Top 8 don’t in Indonesia

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1.Do not shout or act aggressively

  Indonesians – and particularly the Javanese – are respectful, well- mannered people, with a complex set of rules dictating public behaviour. Adversity and animosity are generally absorbed with a gentle smile and a stoic self-restraint that can border on the miraculous. A sure fire way of standing out in the crowd for all the wrong reasons is to lose your temper. In the heat and confusion of the tropics, this can be easier send than done.


2. Do not be overtly sexual

  Although certain areas of Indonesia – like Bali – are known for their liberal attitudes, you will find that, for the most part, traditional, conservative values continue to hold sway. This is especially true for PDA – Public Displays of Affection. Even if you’ve been married for 50 years, kissing and canoodling in public will be frowned upon. If you’re un-married – and particularly if you’re LGBT – it’s generally best to keep a low profile. Attitudes are changing in Indonesia, but as a visitor, it’s wise not to impose one’s own standards and practices on a culture that’s not accustomed.


3.Never joke about race, religion, and ethnicity

  The people of Indonesia come from a diverse range of ethnicities, cultures, and beliefs. A mutual respect, inward and outward, has been very crucial in keeping the nation at peace and harmony. It’s never okay to insult a particular race or religion, especially in a setting so diverse with a history so long and complicated. An inappropriate remark, however small, may do more harm than just an offended heart. There are surely other things much more interesting to talk about.

Read: Top 8 places to visit in Indonesia

4.Don’t do drugs

  This is not a general, corny message on posters. This is a real, practical, life-saving tip when travelling to Indonesia. Recreational drugs are not only illegal in Indonesia, they are considered a highly serious and nasty criminal offence. Possession and distribution of drugs are punishable up to the death penalty, and this goes for international tourists, as well.


5. Do not step over someone

  In Indonesia, status and respect can be deciphered or implied through body language – particularly the level of one’s body (and voice). You’ll notice younger people bowing gently to their elders or lowering their gaze as they pass – this is a sign of respect. Take care when passing someone older than you, and definitely avoid stepping over someone. Pointing with the finger or gesturing with the feet is considered very rude, so look out for creative mannerisms using eyebrows, nose and even lips!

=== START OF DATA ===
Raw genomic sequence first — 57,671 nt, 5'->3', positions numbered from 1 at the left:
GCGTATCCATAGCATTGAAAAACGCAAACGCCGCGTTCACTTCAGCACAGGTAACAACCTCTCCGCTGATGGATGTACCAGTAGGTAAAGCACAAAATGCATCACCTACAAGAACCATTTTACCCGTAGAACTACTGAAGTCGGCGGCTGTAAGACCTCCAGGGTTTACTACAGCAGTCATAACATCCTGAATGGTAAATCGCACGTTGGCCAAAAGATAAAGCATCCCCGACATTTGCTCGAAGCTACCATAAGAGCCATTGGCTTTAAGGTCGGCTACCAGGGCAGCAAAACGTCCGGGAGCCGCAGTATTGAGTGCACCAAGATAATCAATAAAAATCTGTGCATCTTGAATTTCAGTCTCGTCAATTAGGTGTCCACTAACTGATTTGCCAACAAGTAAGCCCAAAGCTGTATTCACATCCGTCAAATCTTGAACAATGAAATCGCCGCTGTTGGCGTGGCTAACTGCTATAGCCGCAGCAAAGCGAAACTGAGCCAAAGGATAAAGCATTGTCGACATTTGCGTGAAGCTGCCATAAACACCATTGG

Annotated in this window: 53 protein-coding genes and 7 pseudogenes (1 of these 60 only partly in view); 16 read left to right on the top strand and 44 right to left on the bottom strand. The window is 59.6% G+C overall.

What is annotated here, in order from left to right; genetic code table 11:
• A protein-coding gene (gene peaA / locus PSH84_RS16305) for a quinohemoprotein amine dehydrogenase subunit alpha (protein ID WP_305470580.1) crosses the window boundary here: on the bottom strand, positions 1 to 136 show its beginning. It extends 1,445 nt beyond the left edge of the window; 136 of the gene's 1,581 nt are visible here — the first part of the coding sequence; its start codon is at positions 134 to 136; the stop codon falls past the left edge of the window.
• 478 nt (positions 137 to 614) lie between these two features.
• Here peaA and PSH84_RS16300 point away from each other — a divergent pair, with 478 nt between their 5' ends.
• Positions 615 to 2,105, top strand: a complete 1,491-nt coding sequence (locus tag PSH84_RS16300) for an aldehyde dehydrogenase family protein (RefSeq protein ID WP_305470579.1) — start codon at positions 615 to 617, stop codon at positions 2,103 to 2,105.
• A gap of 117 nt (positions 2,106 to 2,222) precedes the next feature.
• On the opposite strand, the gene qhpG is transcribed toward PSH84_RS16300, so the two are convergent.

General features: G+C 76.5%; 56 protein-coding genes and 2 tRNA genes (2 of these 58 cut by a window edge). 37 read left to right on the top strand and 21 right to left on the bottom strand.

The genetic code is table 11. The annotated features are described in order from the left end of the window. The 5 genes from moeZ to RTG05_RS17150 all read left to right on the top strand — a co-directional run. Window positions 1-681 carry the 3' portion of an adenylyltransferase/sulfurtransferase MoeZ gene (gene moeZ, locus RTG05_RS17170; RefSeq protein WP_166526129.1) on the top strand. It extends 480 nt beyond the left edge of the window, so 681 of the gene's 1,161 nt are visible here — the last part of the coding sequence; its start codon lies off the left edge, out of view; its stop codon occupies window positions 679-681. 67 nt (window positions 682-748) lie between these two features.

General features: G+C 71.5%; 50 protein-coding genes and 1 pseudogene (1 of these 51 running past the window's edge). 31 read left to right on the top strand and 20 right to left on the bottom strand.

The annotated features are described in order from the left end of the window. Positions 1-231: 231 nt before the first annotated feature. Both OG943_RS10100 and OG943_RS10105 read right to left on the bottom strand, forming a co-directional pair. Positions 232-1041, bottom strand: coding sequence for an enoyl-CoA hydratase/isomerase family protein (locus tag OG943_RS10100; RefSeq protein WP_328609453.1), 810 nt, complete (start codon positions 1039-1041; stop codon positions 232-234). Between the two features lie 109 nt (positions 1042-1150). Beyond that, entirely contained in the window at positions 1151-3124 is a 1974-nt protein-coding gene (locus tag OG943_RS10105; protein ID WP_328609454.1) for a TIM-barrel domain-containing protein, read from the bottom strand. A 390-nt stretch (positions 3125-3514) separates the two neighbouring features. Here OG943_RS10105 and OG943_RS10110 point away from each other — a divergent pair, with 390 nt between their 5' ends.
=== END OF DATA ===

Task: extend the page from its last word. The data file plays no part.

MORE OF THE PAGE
6.Use your left hand

  For mostly practical hygiene reasons that don’t need explaining here, the left hand is considered dirty in Indonesia. If you look closely, you’ll notice that everyone eats, greets and handles money with their right. For the un-initiated, it can require a concerted mental effort not to offer the wrong hand for things like change and receipts. If you’re a lefty, a visit to Indonesia is a good opportunity to work on your ambidexterity!


7.Do not drink alcohol or play card games in public places

  There is an exception in tourist places with a lot of international visitors like Bali. But in most other places in Indonesia, where the law and norm are highly influenced by the principles of Islam, drinking alcohol and playing card games (which is often associated with gambling) are things you should keep to yourself. It’s not forbidden or illegal to do both, but be discreet to choose an appropriate time and place. For example, drowning yourself in beer when at a bar is perfectly up to you, but don’t bring a bottle with you when strolling down the streets.


8.Don’t disrupt the wildlife

  Indonesia is a sprawling archipelago, a mighty home for a wide variety of wildlife, from corals to birds. It would be very disgraceful for any tourist to do anything to disrupt the balance in any way. The conditions to respect the wildlife and nature may differ depending on the landscape, but as a general rule, always keep the cleanliness and order wherever you’re going, even in the wild. Also, try your best to restrain from animal tourism and keep waste to a minimal.




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